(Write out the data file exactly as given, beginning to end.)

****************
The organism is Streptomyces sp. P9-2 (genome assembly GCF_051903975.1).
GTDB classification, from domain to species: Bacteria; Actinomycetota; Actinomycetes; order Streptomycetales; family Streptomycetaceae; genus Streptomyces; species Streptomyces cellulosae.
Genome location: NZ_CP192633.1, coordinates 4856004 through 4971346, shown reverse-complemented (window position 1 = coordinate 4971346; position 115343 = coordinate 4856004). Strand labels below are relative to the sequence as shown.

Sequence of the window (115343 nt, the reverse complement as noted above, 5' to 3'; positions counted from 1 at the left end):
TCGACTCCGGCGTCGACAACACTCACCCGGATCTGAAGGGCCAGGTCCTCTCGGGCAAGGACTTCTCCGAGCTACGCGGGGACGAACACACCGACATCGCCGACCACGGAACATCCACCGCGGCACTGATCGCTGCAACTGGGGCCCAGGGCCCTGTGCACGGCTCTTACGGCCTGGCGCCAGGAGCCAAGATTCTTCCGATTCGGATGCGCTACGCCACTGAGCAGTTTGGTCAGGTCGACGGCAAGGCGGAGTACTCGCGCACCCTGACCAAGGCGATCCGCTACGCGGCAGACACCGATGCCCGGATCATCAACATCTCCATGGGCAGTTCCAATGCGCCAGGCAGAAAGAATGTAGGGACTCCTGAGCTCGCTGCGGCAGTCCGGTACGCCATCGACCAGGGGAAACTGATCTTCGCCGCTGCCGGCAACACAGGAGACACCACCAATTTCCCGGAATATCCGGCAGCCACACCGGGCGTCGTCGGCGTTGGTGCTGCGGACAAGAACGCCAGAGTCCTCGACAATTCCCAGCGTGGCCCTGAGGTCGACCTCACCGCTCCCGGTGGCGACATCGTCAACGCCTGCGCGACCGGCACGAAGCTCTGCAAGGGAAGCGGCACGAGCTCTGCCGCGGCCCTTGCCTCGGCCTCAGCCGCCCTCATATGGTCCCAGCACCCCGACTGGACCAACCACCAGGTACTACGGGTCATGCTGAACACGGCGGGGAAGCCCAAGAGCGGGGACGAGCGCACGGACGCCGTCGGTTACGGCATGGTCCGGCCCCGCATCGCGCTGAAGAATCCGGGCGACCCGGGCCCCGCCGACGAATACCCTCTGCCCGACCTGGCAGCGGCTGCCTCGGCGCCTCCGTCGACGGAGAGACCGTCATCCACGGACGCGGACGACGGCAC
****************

The organism is Streptomyces sp. P9-2 (genome assembly GCF_051903975.1).
GTDB classification, from domain to species: Bacteria; Actinomycetota; Actinomycetes; order Streptomycetales; family Streptomycetaceae; genus Streptomyces; species Streptomyces cellulosae.
Genome location: NZ_CP192633.1, coordinates 4856004 through 4971346, shown reverse-complemented (window position 1 = coordinate 4971346; position 115343 = coordinate 4856004). Strand labels below are relative to the sequence as shown.

Sequence of the window (115343 nt, the reverse complement as noted above, 5' to 3'; positions counted from 1 at the left end):
TCGACTCCGGCGTCGACAACACTCACCCGGATCTGAAGGGCCAGGTCCTCTCGGGCAAGGACTTCTCCGAGCTACGCGGGGACGAACACACCGACATCGCCGACCACGGAACATCCACCGCGGCACTGATCGCTGCAACTGGGGCCCAGGGCCCTGTGCACGGCTCTTACGGCCTGGCGCCAGGAGCCAAGATTCTTCCGATTCGGATGCGCTACGCCACTGAGCAGTTTGGTCAGGTCGACGGCAAGGCGGAGTACTCGCGCACCCTGACCAAGGCGATCCGCTACGCGGCAGACACCGATGCCCGGATCATCAACATCTCCATGGGCAGTTCCAATGCGCCAGGCAGAAAGAATGTAGGGACTCCTGAGCTCGCTGCGGCAGTCCGGTACGCCATCGACCAGGGGAAACTGATCTTCGCCGCTGCCGGCAACACAGGAGACACCACCAATTTCCCGGAATATCCGGCAGCCACACCGGGCGTCGTCGGCGTTGGTGCTGCGGACAAGAACGCCAGAGTCCTCGACAATTCCCAGCGTGGCCCTGAGGTCGACCTCACCGCTCCCGGTGGCGACATCGTCAACGCCTGCGCGACCGGCACGAAGCTCTGCAAGGGAAGCGGCACGAGCTCTGCCGCGGCCCTTGCCTCGGCCTCAGCCGCCCTCATATGGTCCCAGCACCCCGACTGGACCAACCACCAGGTACTACGGGTCATGCTGAACACGGCGGGGAAGCCCAAGAGCGGGGACGAGCGCACGGACGCCGTCGGTTACGGCATGGTCCGGCCCCGCATCGCGCTGAAGAATCCGGGCGACCCGGGCCCCGCCGACGAATACCCTCTGCCCGACCTGGCAGCGGCTGCCTCGGCGCCTCCGTCGACGGAGAGACCGTCATCCACGGACGCGGACGACGGCAC